By By Alec MacGillis and Gail Gibson and Del Quentin Wilber
Oct 25, 2002 | 3:00 AM
The trail of terror police say was undertaken by a Persian Gulf war veteran and his 17- year-old traveling companion has come to an end as investigators prepare to lodge murder charges in a string of sniper shootings carried out from the cover of woods, darkness and a car expressly outfitted for killing.
Former soldier John Allen Muhammad, 41, made a brief appearance late yesterday at U.S. District Court in Baltimore under unprecedented guard, on a charge of illegally possessing the Bushmaster semiautomatic rifle that authorities said late last night had been linked through ballistics tests to the sniper attacks.
With the 13 shootings - 10 of them fatal - taking place in Maryland, Virginia and Washington, prosecutors yesterday were determining which jurisdiction would claim the case and whether Muhammad should be tried in state or federal court. They were holding as a material witness Lee Boyd Malvo, a 17-year-old Jamaican whom Muhammad often had in tow.
The day's events began hours after midnight when police found Muhammad and Malvo sleeping in a blue 1990 Chevrolet Caprice at an Interstate 70 rest stop in Frederick County. After the men were arrested without incident, a police search of the car turned up the Bushmaster rifle, a gun tripod and - in one of the most chilling police finds yet - a "gunport" rigged in the back of the car to allow someone to shoot from inside the trunk, law enforcement sources say.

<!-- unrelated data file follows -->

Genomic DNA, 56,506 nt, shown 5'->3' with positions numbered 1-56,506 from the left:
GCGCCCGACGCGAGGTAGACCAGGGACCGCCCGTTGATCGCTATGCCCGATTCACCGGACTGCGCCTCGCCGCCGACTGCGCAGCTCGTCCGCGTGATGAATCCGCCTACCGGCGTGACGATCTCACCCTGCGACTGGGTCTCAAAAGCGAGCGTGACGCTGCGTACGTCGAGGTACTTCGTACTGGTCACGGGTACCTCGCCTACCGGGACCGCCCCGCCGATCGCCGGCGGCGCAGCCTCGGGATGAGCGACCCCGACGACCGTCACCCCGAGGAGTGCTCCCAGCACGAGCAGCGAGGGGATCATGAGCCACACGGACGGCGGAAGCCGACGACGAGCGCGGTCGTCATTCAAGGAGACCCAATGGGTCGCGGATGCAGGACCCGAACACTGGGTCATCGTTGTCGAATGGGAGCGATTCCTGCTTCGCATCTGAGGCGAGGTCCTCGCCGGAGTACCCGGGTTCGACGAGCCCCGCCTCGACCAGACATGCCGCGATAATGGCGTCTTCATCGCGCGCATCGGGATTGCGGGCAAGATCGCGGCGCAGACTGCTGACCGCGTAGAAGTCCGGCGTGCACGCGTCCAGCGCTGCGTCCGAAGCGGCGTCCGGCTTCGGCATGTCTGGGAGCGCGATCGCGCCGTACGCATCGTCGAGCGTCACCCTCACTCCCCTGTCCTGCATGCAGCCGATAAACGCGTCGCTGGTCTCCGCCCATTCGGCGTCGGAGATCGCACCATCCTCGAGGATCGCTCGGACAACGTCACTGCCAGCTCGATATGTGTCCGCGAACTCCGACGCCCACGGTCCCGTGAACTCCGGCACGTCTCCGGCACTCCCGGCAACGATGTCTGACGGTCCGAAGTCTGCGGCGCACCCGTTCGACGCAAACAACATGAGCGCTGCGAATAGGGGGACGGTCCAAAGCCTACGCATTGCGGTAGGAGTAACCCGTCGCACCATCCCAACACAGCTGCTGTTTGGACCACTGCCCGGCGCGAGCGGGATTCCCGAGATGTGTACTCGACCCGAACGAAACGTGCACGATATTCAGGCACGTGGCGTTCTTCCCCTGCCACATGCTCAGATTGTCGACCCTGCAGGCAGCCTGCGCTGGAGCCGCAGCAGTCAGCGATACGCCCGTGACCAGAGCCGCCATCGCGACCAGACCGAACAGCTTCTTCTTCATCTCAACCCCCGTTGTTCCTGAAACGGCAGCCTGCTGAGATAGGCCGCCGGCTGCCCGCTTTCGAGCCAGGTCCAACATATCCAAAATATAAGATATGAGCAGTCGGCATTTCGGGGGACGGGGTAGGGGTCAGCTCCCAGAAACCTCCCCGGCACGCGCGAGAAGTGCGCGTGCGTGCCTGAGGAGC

Other details began to emerge. At the height of the killings, witnesses say, Muhammad was spending the night in his car on the streets of Baltimore - a city many assumed was out of his range - where sandwich shop workers glimpsed him wandering about the Remington area looking for a hot meal.
And federal charging documents revealed that investigators caught up with Muhammad partly through a former Army friend, who said Muhammad had recently tried unsuccessfully to make a gun silencer - telling his friend, "Can you imagine the damage you could do if you could shoot with a silencer?"
Montgomery County State's Attorney Doug Gansler and U.S. Attorney Thomas M. DiBiagio are scheduled to discuss the case this morning. Among the questions prosecutors are weighing is where they would most likely be able to win a death sentence against Muhammad; Maryland and Virginia have the death penalty, but Maryland has a moratorium on capital punishment. Virginia, meanwhile, has the second-most-used death statute in the nation.
Late last night, a weary but uplifted Montgomery County Police Chief Charles A. Moose congratulated the hundreds of investigators who worked on the case for three weeks. He expressed regret, however, that the arrests didn't occur sooner.
"My heart goes out to the victims and the families of these shootings," Moose said, his eyes starting to tear. "Our thoughts and prayers are with these people. We'll never know their pain, and we only wish we could have stopped this to reduce the number of victims."
His comments, accompanied by a bearhug with Montgomery County Executive Douglas M. Duncan, drew a highly unusual response from the horde of news reporters and cameramen gathered around him - a loud round of applause.
After three weeks of huge dragnets and round-the-clock media coverage, the end of the search arrived quietly, far from the public eye.
Shortly before 1 a.m. yesterday, a motorist at the rest stop called 911 and reported seeing the car that police had put out an alert for only one hour before. There was no one visible inside the parked car, police were told.